Q. As you said there is not much difference in programming, does this minimal differentiation applies to the target group also? Unlike other mediums, FM radio still has no people meter as such. So the least said, the better it is in terms of ratings. Brand recall could be irrelevant. Michael Jackson is known by 50% of our country but did not sell enough units of his last album to pay for the printing costs of the cassette cover. But even without ratings we know one thing, RED FM is bang on target in terms of reaching our 70% of Bombay. Our interactivity channels like telephone lines and SMS experiences network crunching amounts of traffic. Our own call out data backs this up. What we know from our personal experience is that our listeners are very lively irrespective of their profile. So in terms of TG, we have them in the cross hairs.

Q. So what are RED's future plans in terms of programming? With in a few days of launching, we carried a DJ live on turntables from our studios. Recently, for the first time in India, we went on air live from a night club and received a huge response from the listeners. We also are the first station to have a late night chat show about more "mature" problems. The idea stemmed from the fact that Radio was meant to be a companion and therefore if one of our listeners has a problem and has no one to talk to about it, he/she calls us. And these are not jocks that man the show, these are qualified people.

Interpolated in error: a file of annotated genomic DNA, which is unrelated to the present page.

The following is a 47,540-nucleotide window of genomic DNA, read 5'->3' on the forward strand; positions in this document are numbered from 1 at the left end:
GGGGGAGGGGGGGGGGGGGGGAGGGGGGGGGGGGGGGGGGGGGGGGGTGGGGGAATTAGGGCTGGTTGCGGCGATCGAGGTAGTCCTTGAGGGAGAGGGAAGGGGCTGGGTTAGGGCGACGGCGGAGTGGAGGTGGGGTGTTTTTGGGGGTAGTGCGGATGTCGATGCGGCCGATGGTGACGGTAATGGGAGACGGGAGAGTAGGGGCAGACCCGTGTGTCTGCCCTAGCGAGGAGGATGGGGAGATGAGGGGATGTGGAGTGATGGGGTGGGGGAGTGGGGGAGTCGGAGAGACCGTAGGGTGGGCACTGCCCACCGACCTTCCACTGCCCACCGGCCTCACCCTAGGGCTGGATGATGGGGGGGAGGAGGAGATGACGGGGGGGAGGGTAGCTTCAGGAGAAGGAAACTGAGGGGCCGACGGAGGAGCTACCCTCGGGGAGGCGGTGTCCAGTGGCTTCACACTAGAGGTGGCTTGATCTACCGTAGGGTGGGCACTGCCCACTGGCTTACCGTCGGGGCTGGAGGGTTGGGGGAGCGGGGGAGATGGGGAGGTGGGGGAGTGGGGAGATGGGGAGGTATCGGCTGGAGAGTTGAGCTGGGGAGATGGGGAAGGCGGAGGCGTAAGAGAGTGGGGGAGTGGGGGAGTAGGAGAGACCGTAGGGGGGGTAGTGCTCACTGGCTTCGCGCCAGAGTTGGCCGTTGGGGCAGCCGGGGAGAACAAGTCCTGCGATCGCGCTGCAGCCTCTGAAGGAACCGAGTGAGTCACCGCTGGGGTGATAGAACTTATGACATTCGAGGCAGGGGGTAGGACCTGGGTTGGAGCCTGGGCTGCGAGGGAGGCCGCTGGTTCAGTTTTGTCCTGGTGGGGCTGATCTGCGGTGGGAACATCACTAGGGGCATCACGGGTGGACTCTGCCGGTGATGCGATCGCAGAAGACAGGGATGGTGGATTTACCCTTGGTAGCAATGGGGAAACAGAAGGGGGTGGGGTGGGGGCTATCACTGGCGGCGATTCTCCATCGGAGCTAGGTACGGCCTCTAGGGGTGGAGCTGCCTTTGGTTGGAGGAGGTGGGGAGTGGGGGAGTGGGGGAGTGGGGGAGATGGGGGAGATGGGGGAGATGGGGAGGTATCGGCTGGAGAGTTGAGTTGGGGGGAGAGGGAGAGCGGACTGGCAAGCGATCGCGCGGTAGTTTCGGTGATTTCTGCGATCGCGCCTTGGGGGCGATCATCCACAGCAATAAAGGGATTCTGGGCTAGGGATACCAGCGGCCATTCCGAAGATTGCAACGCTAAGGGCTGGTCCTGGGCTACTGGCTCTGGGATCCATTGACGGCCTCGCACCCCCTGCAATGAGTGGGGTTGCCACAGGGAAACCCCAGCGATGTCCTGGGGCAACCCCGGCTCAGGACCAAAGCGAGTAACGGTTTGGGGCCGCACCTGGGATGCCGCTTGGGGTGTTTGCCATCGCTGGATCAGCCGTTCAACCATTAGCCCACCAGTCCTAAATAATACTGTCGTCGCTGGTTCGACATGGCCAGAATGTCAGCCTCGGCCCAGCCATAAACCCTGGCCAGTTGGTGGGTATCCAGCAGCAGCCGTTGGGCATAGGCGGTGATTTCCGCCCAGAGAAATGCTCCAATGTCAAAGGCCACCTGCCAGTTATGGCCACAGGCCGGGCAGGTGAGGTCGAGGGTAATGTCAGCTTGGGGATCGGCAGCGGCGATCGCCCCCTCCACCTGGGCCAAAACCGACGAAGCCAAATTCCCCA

We plan to be where the action is, whether it is a college show or a disco or a shopping mall or a Goa party. That's only the tip of it. We got big surprises up our sleeves for our listeners for the next few months. Yes, India is a country that moves on movies and sports. And I'm sure no programmer can miss out on that. And yes we are heavily focused on that but beyond that, I cannot tell you anything more on our new initiatives. That would spoil all the fun. Wait for the action to happen!